Abstract. John Sharp reviews Westminster Abbey: The Cosmati Pavements, edited by Lindy Grant and Richard Mortimer, for the Nexus Network Journal vol. 5 no. 2 (Autumn 2003).

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Book Review

Lindy Grant and Richard Mortimer, eds. Westminster Abbey: The Cosmati Pavements. Courtauld Institute Research Papers, 3. Ashgate Publishing, 2002. To order this book from Amazon.com, click here.

Reviewed by John Sharp

Cover for "Westminster Abbey: The Cosmati Pavements"In Nexus Journal Volume 1 (1999), I wrote about a conference held on the pavements Cosmati pavements in Westminster Abbey in London in November 1998 [Sharp 1999]. The papers presented at the conference have now been published as Courtauld Research Papers no 3 with the title Westminster Abbey: The Cosmati Pavements, edited by Lindy Grant and Richard Mortimer.

Although Cosmati pavements are usually associated with Italy, there are two important ones in Westminster Abbey in London. The Great Pavement in front of the altar is described in Richard Foster's Patterns of Thought[1991], a detailed study, but these papers supplement that study many ways. The pavement around the tomb of Edward the Confessor and the Cosmati work on the tomb itself are given a higher prominence in these papers. The papers are important because they because the pavements are not simply decoration or a show of wealth, but because their symbolism and position in the history and politics of the time is crucial to appreciating them. The ideas put forward suggest that more could be done in researching and writing about the importance of other great buildings in history so that they can be appreciated more than just marvels of architecture.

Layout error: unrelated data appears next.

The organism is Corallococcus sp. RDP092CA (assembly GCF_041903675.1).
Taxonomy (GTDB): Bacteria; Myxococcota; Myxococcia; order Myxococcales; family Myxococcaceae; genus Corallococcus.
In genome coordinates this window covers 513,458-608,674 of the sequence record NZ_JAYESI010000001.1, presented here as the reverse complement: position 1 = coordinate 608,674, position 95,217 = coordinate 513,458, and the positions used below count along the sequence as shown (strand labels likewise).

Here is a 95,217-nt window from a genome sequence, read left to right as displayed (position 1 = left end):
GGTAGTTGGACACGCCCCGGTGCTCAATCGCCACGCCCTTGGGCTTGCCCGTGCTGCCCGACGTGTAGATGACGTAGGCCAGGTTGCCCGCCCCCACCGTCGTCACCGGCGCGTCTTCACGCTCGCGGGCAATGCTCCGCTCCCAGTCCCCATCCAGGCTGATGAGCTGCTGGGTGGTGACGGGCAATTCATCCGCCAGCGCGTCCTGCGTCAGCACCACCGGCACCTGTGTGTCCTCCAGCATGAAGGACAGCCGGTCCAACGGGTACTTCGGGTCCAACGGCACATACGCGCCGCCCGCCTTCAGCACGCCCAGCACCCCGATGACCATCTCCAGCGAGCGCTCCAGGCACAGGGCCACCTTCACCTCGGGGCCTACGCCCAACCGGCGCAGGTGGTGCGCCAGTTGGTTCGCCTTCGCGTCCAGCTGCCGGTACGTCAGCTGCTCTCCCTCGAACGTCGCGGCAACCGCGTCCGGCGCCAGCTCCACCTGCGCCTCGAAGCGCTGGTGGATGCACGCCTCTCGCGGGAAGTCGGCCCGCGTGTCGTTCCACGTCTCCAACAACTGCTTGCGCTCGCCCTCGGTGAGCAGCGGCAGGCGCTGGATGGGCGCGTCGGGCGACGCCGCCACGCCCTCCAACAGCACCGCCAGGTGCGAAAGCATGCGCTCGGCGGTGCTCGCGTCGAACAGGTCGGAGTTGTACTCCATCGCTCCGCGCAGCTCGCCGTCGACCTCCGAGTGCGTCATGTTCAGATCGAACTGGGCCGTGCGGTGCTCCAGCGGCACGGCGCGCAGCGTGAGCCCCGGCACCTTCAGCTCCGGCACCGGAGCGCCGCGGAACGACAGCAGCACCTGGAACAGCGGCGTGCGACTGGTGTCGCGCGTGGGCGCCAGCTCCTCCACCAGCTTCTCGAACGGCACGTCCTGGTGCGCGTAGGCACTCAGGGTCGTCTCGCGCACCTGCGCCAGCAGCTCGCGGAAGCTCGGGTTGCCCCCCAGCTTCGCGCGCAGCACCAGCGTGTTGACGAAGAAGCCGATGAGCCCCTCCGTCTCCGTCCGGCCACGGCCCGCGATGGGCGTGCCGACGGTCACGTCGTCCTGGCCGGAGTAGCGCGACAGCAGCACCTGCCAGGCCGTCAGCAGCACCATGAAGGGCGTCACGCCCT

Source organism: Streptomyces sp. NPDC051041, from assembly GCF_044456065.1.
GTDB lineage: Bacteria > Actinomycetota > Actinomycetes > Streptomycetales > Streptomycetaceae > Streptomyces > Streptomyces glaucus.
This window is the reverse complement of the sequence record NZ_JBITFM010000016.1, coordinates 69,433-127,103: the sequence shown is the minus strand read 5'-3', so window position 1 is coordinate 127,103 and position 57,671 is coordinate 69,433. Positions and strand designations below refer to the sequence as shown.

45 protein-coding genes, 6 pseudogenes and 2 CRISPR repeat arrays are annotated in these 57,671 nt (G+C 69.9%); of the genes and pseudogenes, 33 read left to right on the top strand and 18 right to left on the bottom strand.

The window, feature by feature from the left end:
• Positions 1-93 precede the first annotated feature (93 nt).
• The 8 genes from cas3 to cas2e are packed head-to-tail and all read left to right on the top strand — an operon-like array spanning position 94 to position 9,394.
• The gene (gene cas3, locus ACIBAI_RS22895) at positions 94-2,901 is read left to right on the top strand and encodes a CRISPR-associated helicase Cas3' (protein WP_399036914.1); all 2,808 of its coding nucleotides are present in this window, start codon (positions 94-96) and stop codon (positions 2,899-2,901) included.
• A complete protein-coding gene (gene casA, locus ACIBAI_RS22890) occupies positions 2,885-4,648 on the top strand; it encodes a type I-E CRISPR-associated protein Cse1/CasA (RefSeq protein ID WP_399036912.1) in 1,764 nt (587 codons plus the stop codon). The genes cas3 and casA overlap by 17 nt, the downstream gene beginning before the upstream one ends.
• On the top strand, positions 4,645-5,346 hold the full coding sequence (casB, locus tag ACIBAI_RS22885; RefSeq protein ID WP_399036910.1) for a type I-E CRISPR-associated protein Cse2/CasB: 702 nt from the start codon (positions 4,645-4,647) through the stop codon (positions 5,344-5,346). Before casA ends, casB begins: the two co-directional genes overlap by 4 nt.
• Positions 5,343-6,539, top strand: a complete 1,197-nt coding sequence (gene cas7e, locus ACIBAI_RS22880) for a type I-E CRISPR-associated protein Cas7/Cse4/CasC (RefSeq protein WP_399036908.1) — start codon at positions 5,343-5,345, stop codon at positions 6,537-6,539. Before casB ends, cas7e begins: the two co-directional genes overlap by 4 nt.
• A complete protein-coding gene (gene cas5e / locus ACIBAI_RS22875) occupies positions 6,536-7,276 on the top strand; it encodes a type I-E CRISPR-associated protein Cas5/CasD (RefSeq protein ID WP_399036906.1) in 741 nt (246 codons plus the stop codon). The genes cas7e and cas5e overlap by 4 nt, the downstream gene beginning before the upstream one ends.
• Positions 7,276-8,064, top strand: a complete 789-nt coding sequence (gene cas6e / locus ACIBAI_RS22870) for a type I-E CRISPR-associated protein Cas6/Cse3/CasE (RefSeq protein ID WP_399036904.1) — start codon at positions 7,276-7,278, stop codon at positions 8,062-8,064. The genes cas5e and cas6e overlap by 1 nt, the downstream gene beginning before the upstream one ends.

In my original review I said that was I amazed by how complex and different it was compared with the Cosmati pavements I had seen in Italy and that the political and symbolic background seemed more intriguing. But if I look at Kim Williams's excellent book Italian Pavements [1998] by contrast, I can only think what lies behind them in the life and politics of the times in which they were constructed and what remains unknown about them.

The book is a modest 140 pages with some general photographs together with a photograph and measured drawing of the Great Pavement. Most papers contain a wealth of references.
The book cannot expect to provide the thrill of looking at and walking on the pavement that I wrote about in the review of the conference, but it does provide a good record of that day. The papers are well written in a way which makes it an easy read rather than a dry scholarly document, not least because of the wide range of topics covered. Since they are independent, I will discuss them individually according to the contents:

  • "Introduction," by Lindy Grant
  • "The luxury pavement in England before Westminster," by Christopher Norton
  • "Westminster Abbey and the Cosmati pavements in politics, 1258-1269," by David Carpenter
    "The context and fabric of the Westminster Abbey Sanctuary pavement," by Richard Foster
  • "The condition and conservation of the Cosmati pavements at Westminster Abbey," by Nicholas Durnan
  • "The inscriptions in the Sanctuary pavement at Westminster," by David Howlett
  • "The Cosmati and romanitas in England: an overview," by Paul Binski